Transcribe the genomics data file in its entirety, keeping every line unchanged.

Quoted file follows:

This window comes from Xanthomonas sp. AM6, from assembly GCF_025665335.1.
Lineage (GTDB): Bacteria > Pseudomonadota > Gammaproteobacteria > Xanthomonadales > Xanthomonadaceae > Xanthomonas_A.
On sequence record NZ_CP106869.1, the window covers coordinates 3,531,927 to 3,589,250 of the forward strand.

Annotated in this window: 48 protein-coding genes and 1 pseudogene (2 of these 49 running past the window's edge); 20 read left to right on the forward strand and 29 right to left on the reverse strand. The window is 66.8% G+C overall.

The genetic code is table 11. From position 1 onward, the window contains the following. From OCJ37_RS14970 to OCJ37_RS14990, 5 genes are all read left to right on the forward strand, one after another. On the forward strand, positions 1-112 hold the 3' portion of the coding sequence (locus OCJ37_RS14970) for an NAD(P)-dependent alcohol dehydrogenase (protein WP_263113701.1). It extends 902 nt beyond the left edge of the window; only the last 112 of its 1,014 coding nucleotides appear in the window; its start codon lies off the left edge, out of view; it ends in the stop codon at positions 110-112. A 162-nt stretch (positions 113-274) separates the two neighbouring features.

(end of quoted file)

This window comes from Xanthomonas sp. AM6, from assembly GCF_025665335.1.
Lineage (GTDB): Bacteria > Pseudomonadota > Gammaproteobacteria > Xanthomonadales > Xanthomonadaceae > Xanthomonas_A.
On sequence record NZ_CP106869.1, the window covers coordinates 3,531,927 to 3,589,250 of the forward strand.

Annotated in this window: 48 protein-coding genes and 1 pseudogene (2 of these 49 running past the window's edge); 20 read left to right on the forward strand and 29 right to left on the reverse strand. The window is 66.8% G+C overall.

The genetic code is table 11. From position 1 onward, the window contains the following. From OCJ37_RS14970 to OCJ37_RS14990, 5 genes are all read left to right on the forward strand, one after another. On the forward strand, positions 1-112 hold the 3' portion of the coding sequence (locus OCJ37_RS14970) for an NAD(P)-dependent alcohol dehydrogenase (protein WP_263113701.1). It extends 902 nt beyond the left edge of the window; only the last 112 of its 1,014 coding nucleotides appear in the window; its start codon lies off the left edge, out of view; it ends in the stop codon at positions 110-112. A 162-nt stretch (positions 113-274) separates the two neighbouring features.